Measuring type??

Hi all,
Thanks to some great members I have received and am receiving more pied type… I have a digital caliper and was thinking it would aid in the sorting process.. Is there a chart to go by to measure type? Any help would be greatly appreciated.. I would have to say that in the time I have spent in sorting the type (so far) I have found it sort of relaxing.. Maybe I’m weird??? Thanks….

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“Line Gauge, 12” long, stainless steel”

“One side has inches and Picas and half picas, other side has points and metric. Also known as a “pica pole.”

@Typenut is correct - just remember to measure the body of the type, not the character on the face. The body needs to be large enough to accommodate the tallest ascender as well as the lowest descender - which is how type is measured.

>The body needs to be large enough to accommodate the tallest ascender as well as the lowest descender - which is how type is measured.

Actually, letterpress printing type is measured by measuring the body (as Bill indeed notes), without any regard to the face at all. There may be considerable variation as to the size and alignment of the face on the body. The face can nearly fill the body, or even be larger than the body (extending both above and below, though making vertically kerned type such as this is nontrivial). The face can also be considerably smaller than the body (the face size of 6 pt Lining Plate Gothic No. 1 is closer to what one might expect from 4pt type). To take another extreme, a space or quad has no printing face at all, and yet is still a type of a particular point size.

ATF published a very nice diagram showing the dimensions and parts of type. They put it in several editions of their later “Descriptive Index and Price List” publications. See, for example, the one at:

The diagram is on p. 28. What you are measuring when you measure type is what is labelled as the “Point Body” on this diagram.

As noted, the easy tool with which to measure this is the line gauge. If you get a secondhand one, doublecheck it. I’ve found several which are not accurate.

If you’re measuring with calipers or a micrometer in decimal inches, divide by 0.0138 to get points. I had need of some tables pre-calculating this for various ranges. These are online at:

>Maybe I’m weird???

I’ve spent hours going through buckets of Linotype mats. Probably weird, too. But given what qualifies as normal these days, I’ll take weird. :-)

David M.

re type sizes

During my apprenticeship and throughout the decades I worked after that, we always worked to Mergenthaler Linotype Company measurement of 0.1660 inch as a pica, even when we got into cold type. Eventually in 1966 Australia went metric and sometimes we had to go back to Mergenthaler picas to sort out problems. I did a tabulation of about (from memory) 8 columns in photosetting, only able to make it work when I reverted to picas and points.

But I learn something every day, perhaps there are places where the pica is not what we used?

Occasionally there are problems; I used a (handset) typeface at one site in 1957 where there were fancy characters which were multiples of the nominal size of type e.g. the f extended upwards so that although nominally 18 point, it was on a body of 36 point while some of the rest were on 18 point.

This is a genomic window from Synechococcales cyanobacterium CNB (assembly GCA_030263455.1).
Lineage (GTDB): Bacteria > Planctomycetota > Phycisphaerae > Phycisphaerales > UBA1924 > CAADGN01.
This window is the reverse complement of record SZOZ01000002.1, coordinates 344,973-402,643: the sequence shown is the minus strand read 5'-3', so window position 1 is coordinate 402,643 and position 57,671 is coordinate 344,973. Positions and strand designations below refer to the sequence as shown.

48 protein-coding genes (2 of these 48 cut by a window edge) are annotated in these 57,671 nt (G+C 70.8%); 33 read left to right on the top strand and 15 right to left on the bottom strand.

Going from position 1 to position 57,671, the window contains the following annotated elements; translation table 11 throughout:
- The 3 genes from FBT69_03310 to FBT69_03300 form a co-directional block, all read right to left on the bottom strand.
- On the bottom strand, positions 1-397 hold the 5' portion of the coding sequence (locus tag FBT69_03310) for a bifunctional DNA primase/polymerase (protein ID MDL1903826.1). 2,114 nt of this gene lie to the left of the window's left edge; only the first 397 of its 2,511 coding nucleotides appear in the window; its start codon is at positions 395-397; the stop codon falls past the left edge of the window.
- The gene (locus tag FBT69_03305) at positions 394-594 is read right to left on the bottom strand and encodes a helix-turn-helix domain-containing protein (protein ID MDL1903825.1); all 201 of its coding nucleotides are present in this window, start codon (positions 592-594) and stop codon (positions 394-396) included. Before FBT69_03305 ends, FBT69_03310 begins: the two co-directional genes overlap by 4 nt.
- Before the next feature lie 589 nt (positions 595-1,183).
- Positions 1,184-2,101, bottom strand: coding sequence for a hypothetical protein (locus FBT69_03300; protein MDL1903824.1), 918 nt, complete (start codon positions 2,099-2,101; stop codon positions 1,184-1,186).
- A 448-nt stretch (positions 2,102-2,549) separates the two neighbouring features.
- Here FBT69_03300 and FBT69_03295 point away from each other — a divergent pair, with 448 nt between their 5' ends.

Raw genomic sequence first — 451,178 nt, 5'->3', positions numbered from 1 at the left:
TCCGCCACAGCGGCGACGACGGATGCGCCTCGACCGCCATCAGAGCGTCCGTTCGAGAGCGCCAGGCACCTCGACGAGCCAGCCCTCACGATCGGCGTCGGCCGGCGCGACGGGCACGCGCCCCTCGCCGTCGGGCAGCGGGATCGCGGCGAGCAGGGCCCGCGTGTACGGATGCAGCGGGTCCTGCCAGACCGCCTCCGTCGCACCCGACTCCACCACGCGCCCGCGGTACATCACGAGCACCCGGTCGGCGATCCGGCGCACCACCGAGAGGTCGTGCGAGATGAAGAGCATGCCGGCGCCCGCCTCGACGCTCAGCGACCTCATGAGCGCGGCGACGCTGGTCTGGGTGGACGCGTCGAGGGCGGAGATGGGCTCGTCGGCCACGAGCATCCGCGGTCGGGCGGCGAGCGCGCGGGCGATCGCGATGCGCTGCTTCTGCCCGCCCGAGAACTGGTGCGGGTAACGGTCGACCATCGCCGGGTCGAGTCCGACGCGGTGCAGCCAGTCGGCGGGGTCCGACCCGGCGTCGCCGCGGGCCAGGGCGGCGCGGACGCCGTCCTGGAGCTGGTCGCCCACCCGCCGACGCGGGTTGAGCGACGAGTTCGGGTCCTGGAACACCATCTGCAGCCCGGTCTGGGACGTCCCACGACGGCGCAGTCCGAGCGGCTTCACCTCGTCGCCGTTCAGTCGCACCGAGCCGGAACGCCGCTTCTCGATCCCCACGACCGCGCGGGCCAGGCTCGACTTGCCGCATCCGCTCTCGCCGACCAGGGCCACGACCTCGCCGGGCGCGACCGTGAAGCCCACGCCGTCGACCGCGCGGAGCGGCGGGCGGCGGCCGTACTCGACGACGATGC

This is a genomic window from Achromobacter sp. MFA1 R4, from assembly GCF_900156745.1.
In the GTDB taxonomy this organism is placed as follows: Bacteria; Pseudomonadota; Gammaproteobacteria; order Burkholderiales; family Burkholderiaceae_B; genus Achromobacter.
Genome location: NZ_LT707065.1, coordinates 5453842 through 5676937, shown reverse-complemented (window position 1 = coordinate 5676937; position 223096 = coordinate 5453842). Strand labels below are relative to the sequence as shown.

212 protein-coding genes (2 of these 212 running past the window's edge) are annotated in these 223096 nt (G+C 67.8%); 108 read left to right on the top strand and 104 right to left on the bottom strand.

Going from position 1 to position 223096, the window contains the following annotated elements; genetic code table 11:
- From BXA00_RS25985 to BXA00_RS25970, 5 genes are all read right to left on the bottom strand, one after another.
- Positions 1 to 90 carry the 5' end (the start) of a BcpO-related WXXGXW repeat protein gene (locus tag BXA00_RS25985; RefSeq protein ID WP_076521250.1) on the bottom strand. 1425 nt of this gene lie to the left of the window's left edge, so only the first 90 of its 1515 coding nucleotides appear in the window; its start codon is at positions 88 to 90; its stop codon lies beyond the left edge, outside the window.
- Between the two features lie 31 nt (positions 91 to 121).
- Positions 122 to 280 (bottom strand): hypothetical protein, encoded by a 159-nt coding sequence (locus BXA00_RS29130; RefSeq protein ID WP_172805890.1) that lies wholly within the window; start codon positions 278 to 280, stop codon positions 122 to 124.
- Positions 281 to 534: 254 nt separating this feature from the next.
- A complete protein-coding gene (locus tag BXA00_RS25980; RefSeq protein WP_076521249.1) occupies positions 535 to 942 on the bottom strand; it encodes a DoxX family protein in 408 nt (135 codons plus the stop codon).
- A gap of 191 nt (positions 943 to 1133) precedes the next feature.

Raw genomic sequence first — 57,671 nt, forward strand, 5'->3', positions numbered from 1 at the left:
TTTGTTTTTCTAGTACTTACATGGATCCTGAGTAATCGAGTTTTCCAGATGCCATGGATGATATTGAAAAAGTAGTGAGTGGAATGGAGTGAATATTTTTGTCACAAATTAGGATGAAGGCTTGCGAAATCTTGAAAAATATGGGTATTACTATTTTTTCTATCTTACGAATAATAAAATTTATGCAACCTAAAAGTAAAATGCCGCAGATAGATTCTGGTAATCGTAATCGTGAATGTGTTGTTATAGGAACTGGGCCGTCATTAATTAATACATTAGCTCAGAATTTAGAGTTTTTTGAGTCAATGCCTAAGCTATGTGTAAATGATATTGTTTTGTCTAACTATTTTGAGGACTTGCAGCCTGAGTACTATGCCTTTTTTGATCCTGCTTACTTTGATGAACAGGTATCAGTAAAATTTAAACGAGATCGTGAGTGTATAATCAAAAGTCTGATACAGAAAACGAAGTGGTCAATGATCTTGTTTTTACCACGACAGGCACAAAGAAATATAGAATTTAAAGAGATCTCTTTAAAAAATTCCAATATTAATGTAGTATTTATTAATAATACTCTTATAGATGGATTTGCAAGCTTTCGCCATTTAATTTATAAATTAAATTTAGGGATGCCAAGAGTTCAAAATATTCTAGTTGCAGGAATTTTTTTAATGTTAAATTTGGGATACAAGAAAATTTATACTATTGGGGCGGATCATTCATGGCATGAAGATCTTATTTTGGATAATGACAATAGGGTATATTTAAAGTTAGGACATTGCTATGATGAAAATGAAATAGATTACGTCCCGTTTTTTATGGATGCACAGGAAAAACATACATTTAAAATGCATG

Mergenthaler asked for a particular character as a sample matrix, I think it was a l.c. letter u.

In metal type we had no real problems using the “line gauge” which had picas down one side and inches down the other; I saw (and used) line gauges made with picas still, but with metric centimetres on the other side. When we went metric in cold type, it was sprung onto the layout people with no advance alert, so they merely marked sheets at 2.5 centimetres to the inch, after a few weeks they converted to metric.

Because of the traditions of letterpress (relief printing from metal and wood type characters etc) it may be advisable to stick to points and picas, and try to get a gauge with those marks; otherwise, use a micrometer and convert; a conversion table may be handy.

For some out-of-the-ordinary measurement systems, I have occasionally prepared a measuring stick to the standard in use in that system, avoiding the problem of error in calculation; on one occasion, while working with concrete, I misplaced a decimal point, the slab turned out to be 10 times as heavy as I calculated!

Australians had problems with confusion between centimetres and millimetres for a while, mostly we have overcome that, but one supplier received a shipment of metal boxes much larger than expected, his orderman confused the centimetres and millimetres!

Thank goodness that we no longer use terms like brevier and pearl for the sizes of type!


P.S. Are bearing sets Iin U.S.A. supplied in metric sizes, usually with the inch equivalents marked? I wonder why the strange batches of numbers, till I learned that, in Australia. In this town we have a facility which can make any bearing, to cover problems of shortages, to special order; the maximum diameter is about 9 metres (nearly 30 feet) but these are made only to special order; available at

I would like to see one of these being transported, but have not had that good fortune so far.

Car tyres (tires in U.S.A.) in Australia are marked with a mixture of metric and inch sizes!


When I work: